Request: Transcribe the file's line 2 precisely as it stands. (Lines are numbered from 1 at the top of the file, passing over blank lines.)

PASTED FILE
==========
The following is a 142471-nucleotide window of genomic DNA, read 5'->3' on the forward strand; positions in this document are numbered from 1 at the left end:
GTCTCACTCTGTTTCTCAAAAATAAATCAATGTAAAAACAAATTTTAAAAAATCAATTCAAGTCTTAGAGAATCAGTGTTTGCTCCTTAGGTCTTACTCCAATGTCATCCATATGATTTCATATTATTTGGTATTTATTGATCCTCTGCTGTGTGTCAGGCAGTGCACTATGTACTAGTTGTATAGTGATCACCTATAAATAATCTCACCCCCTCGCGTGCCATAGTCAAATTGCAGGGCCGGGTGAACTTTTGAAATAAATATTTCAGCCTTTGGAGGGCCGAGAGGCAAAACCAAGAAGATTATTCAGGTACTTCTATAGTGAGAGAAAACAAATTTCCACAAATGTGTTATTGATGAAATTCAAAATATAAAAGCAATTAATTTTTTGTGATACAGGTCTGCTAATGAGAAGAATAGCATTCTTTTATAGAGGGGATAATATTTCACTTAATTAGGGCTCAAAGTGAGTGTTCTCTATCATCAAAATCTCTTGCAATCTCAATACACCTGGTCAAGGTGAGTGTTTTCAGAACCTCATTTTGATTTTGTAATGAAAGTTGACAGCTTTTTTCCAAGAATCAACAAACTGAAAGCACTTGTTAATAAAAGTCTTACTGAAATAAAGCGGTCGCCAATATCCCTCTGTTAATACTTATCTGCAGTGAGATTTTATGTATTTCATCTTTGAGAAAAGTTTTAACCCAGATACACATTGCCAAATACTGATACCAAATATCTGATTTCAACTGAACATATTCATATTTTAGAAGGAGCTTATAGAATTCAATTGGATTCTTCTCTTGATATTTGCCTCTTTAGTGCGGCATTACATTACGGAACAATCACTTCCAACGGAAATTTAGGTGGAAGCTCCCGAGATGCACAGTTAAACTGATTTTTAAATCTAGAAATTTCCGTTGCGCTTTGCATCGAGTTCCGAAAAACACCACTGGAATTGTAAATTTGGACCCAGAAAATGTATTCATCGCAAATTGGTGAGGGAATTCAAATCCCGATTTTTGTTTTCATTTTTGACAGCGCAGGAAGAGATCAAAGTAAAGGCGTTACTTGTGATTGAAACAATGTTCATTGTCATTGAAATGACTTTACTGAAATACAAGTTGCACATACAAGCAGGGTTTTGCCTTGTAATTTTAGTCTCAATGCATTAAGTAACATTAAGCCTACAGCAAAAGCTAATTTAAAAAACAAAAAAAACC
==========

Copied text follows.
GTCTCACTCTGTTTCTCAAAAATAAATCAATGTAAAAACAAATTTTAAAAAATCAATTCAAGTCTTAGAGAATCAGTGTTTGCTCCTTAGGTCTTACTCCAATGTCATCCATATGATTTCATATTATTTGGTATTTATTGATCCTCTGCTGTGTGTCAGGCAGTGCACTATGTACTAGTTGTATAGTGATCACCTATAAATAATCTCACCCCCTCGCGTGCCATAGTCAAATTGCAGGGCCGGGTGAACTTTTGAAATAAATATTTCAGCCTTTGGAGGGCCGAGAGGCAAAACCAAGAAGATTATTCAGGTACTTCTATAGTGAGAGAAAACAAATTTCCACAAATGTGTTATTGATGAAATTCAAAATATAAAAGCAATTAATTTTTTGTGATACAGGTCTGCTAATGAGAAGAATAGCATTCTTTTATAGAGGGGATAATATTTCACTTAATTAGGGCTCAAAGTGAGTGTTCTCTATCATCAAAATCTCTTGCAATCTCAATACACCTGGTCAAGGTGAGTGTTTTCAGAACCTCATTTTGATTTTGTAATGAAAGTTGACAGCTTTTTTCCAAGAATCAACAAACTGAAAGCACTTGTTAATAAAAGTCTTACTGAAATAAAGCGGTCGCCAATATCCCTCTGTTAATACTTATCTGCAGTGAGATTTTATGTATTTCATCTTTGAGAAAAGTTTTAACCCAGATACACATTGCCAAATACTGATACCAAATATCTGATTTCAACTGAACATATTCATATTTTAGAAGGAGCTTATAGAATTCAATTGGATTCTTCTCTTGATATTTGCCTCTTTAGTGCGGCATTACATTACGGAACAATCACTTCCAACGGAAATTTAGGTGGAAGCTCCCGAGATGCACAGTTAAACTGATTTTTAAATCTAGAAATTTCCGTTGCGCTTTGCATCGAGTTCCGAAAAACACCACTGGAATTGTAAATTTGGACCCAGAAAATGTATTCATCGCAAATTGGTGAGGGAATTCAAATCCCGATTTTTGTTTTCATTTTTGACAGCGCAGGAAGAGATCAAAGTAAAGGCGTTACTTGTGATTGAAACAATGTTCATTGTCATTGAAATGACTTTACTGAAATACAAGTTGCACATACAAGCAGGGTTTTGCCTTGTAATTTTAGTCTCAATGCATTAAGTAACATTAAGCCTACAGCAAAAGCTAATTTAAAAAACAAAAAAAACC